HR News Update

Aging Workforce Creates talent gaps

Global Survey of 4,741 Executives in 83 Countries, Conducted by the Boston Consulting Group and the World Federation of Personnel Management Associations, Identifies HR Priorities of Today and the Future.

Managing talent is the most critical human resources (HR) challenge worldwide and will remain at or near the top of executive agendas in every region and industry for the foreseeable future, according to a new global study conducted by The Boston Consulting Group (BCG) and the World Federation of Personnel Management Associations (WFPMA)/Canadian Council of Human Resources Associations (CCHRA). Key findings of the report, Creating People Advantage: How to Address HR Challenges Worldwide Through 2015, are being released in Canada today.

The study, which is based on a global survey of 4,741 executives in 83 countries, found that managers also rated improving leadership development and managing work-life balance as urgent priorities. The report provides rankings and analyses of 17 HR challenges in seven major regions of the world and suggests specific actions to address those issues.

"Our workforce is aging, and demand for talent is increasing. Finding talented, future leaders has become more difficult than raising financing," said Kilian Berz, Canadian Organization Practice Leader and managing director of The Boston Consulting Group (BCG). "Many Canadian companies serve global clients, but their leaders have limited global experience. It is critical to re-evaluate how to recruit." He adds, "This is also a big challenge for our own business." This will place exceptional pressure on the financial services, consumer goods and energy sectors.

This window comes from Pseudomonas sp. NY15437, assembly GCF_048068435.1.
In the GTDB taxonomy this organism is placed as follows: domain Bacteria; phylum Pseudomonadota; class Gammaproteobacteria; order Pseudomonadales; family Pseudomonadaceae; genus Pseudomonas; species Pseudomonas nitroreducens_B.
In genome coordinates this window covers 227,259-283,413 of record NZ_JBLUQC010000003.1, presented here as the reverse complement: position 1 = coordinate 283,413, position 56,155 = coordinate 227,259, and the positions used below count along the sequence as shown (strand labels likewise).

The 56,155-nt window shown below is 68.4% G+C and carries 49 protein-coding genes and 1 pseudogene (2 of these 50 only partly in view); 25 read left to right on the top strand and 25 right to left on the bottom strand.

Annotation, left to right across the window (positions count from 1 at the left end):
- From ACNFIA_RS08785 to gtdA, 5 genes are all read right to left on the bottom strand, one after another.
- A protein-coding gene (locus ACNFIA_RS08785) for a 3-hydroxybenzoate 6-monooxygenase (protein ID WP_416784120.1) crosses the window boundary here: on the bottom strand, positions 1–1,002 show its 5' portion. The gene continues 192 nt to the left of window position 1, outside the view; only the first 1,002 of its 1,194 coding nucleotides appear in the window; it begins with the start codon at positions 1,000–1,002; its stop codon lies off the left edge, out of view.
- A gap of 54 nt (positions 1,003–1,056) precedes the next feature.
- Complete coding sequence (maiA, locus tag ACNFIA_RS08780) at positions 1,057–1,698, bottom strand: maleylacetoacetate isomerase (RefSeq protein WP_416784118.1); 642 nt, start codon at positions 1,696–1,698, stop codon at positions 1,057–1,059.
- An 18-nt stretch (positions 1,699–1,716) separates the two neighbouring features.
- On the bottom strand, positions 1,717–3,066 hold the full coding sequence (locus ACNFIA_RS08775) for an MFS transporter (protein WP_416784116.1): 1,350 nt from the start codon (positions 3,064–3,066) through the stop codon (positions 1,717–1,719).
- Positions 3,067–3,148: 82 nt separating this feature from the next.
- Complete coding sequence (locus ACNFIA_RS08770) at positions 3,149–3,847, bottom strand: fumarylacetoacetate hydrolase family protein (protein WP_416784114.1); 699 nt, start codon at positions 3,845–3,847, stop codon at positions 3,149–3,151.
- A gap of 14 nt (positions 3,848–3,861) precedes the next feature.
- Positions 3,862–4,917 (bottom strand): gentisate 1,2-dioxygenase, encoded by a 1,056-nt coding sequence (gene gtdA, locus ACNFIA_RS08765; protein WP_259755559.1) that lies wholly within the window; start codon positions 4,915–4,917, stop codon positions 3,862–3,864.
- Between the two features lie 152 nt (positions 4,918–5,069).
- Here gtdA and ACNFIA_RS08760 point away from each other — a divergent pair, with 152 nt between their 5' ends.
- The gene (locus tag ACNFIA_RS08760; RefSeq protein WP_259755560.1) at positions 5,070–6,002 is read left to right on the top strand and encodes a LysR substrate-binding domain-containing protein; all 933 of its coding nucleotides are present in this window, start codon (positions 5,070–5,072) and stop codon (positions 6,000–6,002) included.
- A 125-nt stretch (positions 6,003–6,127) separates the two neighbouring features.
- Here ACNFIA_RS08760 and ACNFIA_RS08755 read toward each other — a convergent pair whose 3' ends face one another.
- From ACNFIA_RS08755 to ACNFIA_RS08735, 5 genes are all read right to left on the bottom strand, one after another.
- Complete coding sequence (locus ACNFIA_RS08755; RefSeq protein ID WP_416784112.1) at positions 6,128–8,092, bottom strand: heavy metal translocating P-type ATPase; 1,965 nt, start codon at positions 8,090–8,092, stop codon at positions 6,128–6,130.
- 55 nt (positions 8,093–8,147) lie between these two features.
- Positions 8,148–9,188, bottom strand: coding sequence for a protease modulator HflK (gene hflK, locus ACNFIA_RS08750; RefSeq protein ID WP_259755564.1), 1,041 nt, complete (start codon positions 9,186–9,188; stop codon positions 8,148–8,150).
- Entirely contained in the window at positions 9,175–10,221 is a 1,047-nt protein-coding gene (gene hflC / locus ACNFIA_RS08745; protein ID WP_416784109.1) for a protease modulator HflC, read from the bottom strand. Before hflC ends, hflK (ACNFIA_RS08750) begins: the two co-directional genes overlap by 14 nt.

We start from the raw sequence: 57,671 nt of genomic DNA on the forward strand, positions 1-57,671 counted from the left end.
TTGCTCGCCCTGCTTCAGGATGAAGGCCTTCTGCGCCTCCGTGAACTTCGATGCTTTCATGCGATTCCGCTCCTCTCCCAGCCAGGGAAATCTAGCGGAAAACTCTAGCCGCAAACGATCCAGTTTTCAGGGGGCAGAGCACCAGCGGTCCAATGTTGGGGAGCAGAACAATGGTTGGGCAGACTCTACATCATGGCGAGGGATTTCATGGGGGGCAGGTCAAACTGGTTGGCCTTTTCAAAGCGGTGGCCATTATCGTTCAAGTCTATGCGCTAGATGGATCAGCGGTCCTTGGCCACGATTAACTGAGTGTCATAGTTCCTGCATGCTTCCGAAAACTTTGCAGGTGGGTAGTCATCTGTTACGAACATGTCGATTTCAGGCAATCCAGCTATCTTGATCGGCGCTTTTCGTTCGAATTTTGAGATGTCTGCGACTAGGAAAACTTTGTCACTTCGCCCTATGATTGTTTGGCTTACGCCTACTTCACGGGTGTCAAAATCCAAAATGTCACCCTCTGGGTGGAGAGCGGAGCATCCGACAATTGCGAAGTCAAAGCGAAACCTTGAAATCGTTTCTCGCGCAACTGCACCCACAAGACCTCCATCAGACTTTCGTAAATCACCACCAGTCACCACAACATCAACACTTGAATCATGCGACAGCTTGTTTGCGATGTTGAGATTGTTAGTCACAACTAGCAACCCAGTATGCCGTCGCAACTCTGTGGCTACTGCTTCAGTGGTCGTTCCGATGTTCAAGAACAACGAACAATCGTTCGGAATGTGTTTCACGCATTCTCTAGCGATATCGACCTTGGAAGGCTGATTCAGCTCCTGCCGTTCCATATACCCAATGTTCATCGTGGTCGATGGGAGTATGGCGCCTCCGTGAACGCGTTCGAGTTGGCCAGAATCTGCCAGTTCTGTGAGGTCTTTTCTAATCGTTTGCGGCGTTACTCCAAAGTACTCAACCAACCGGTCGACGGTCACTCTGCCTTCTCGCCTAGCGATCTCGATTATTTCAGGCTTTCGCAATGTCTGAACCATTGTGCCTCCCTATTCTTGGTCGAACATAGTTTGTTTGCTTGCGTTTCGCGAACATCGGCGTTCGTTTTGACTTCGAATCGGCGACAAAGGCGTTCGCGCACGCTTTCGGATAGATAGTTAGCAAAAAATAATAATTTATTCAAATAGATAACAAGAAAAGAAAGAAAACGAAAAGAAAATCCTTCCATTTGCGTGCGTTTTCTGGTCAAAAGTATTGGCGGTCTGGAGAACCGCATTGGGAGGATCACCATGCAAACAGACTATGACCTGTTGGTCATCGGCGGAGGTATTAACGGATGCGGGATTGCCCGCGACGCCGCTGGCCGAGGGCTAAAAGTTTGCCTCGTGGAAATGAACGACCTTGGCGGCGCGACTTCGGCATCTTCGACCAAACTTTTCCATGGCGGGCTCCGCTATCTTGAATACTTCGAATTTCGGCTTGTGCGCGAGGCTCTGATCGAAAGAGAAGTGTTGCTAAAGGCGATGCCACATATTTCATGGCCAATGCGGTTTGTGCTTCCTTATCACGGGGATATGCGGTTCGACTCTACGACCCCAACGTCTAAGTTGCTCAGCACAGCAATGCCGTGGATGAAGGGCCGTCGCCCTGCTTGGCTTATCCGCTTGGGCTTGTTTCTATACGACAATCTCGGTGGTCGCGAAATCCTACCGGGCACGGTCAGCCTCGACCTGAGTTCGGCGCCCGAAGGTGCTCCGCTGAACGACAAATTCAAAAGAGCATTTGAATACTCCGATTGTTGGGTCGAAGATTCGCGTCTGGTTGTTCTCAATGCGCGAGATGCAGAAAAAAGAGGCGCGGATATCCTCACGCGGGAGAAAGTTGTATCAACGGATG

With nearly 24 percent of the population projected to be older than 65 by 2031, the study notes that over 78% of Canadian companies expect that by 2015 - or earlier - they will be offering flexible employment options to attract or retain semi-retired or retired employees.

Managing talent ranked as the most important HR challenge in 9 of 17 countries analyzed in depth, including the United States, Australia, Singapore, Japan, and the United Kingdom, and was at least in the top three in 14 of the 17 countries - a reflection of increasing globalization and competition. To help address this challenge, executives from all regions, including Canada, expect their companies to boost global sourcing of talented employees. Although few companies today are moving businesses to new locations to access people, Canadian executives expect this to be the most rapidly growing HR trend through 2015.

"The study, the most comprehensive review of global HR practices ever conducted, provides piercing insight into the current and future challenges facing companies," said Florent Francoeur, Past-President of the WFPMA, one of the world's leading HR organizations, and President and CEO of l'Ordre des CRHA et des CRIA du Québec, the Quebec Human Resources Association.

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